In Close Race, Kaine, Kilgore Focus on Identity Over the Issues

By Robert Barnes and Michael D. Shear
Washington Post Staff Writers
Sunday, November 6, 2005

Virginia's down-to-the-wire contest to replace popular governor Mark R. Warner will likely turn on whether voters agree that Lt. Gov. Timothy M. Kaine will keep the state moving in a direction they like or decide he's not their brand of Democrat.

Kaine, 47, wants Tuesday's election to be a referendum on the last four years and pledges to repay Warner's endorsement by "moving Virginia forward" with the same kind of moderate but progressive policies that have earned Warner historically high approval ratings. Even two-thirds of the commonwealth's Republicans like the job Warner has done.

Republican nominee Jerry W. Kilgore, the former attorney general, promises a stronger economy, lower taxes and more money for services. But, primarily, Kilgore wants this year's election to be a referendum on Kaine.

Kilgore, 44, has abandoned the strategy of successful Republicans who trumpeted a signature issue that resonated with voters: George Allen's 1993 promise to abolish parole and enact school standards, and James S. Gilmore III's pledge four years later to get rid of the hated car tax, for example.

Instead, Kilgore has spent millions of dollars in television advertising to portray his opponent as too liberal for Virginia, untrustworthy on the death penalty and taxes, and himself as the protector of a general conservatism that Virginians have endorsed in the past.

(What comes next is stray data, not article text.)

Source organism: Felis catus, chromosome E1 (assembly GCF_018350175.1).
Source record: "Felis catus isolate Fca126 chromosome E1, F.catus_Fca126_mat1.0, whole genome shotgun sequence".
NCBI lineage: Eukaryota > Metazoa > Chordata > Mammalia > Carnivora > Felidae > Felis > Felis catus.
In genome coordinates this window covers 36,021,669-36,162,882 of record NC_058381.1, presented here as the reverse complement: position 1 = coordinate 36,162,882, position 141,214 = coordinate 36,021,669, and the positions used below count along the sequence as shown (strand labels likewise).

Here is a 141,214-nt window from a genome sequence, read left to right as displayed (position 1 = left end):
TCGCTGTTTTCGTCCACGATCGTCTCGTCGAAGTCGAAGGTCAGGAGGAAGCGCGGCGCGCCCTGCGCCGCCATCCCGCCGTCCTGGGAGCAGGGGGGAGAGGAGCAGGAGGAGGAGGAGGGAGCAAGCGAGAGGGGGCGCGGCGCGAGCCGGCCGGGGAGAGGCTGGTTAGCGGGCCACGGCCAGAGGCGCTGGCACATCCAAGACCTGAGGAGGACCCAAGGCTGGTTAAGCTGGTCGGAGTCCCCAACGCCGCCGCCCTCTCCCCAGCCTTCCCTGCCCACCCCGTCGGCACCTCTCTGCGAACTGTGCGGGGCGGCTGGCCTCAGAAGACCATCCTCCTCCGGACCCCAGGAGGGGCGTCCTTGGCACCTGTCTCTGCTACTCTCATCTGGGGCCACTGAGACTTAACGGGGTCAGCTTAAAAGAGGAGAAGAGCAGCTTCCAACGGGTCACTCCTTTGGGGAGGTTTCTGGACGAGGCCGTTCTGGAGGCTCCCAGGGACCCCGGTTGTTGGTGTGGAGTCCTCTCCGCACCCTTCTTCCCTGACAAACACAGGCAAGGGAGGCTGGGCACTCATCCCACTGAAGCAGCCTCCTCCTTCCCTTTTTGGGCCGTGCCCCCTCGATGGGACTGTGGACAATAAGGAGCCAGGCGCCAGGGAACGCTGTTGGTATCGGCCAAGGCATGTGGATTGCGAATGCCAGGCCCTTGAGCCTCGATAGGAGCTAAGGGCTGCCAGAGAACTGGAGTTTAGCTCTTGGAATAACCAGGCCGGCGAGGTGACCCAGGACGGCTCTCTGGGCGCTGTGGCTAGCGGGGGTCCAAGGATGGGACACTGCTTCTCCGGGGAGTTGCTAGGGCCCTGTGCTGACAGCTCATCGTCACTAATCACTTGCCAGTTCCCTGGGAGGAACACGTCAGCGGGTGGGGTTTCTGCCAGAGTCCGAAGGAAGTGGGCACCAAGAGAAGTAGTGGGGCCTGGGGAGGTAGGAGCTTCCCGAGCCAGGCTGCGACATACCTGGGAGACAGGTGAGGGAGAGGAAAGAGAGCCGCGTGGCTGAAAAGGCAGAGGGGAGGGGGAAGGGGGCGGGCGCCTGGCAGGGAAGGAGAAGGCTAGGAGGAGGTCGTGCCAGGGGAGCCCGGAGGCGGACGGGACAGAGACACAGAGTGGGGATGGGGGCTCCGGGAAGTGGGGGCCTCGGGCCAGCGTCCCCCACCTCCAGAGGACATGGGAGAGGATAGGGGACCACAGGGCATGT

"The campaign from the Kilgore perspective has been all about Kaine," said Larry J. Sabato, a University of Virginia professor who is a connoisseur of the state's quadrennial political contests. "And from the Kaine perspective, it's all about Warner."

Campaign 2005 has been thick with negative advertising, especially on Kilgore's part, and lacking in big initiatives. A Washington Post poll taken Oct. 23 through 26 asked Virginia voters which candidate had the best new ideas, and nearly 60 percent said "neither."

The election "has not been about the issues that are of critical importance to the commonwealth and the business environment," said Michael P. Carlin, a former chairman of the Fairfax County Chamber of Commerce.

But it is extremely close. Polls indicate that Kaine has overcome the deficit he faced this summer, but neither candidate has broken open the race. With scant time left to convince undecided voters, each has multimillion-dollar battle plans to turn out the voters they think are already believers. Polls will be open from 6 a.m. to 7 p.m. Tuesday.

Voters will also choose between Republican Robert F. McDonnell and Democrat R. Creigh Deeds for attorney general and pick either Democrat Leslie L. Byrne or Republican Bill Bolling to serve as lieutenant governor. All 100 seats in the House of Delegates are open, although only a handful are considered to be competitive.

Yesterday, the state's leading Republican politicians joined Kilgore at a rally in Springfield, where he declared himself the "pro-gun-owner, anti-tax, limited-government, anti-illegal-immigration, pro-public-safety, pro-death-penalty . . . trust-the-people conservative."

Kaine and Warner attended rallies and potluck suppers in Southwest Virginia with Byrne and Deeds. At one stop, Kaine said, "It's hard to remember one positive thing [Kilgore] has put out about himself or what he wants to do."

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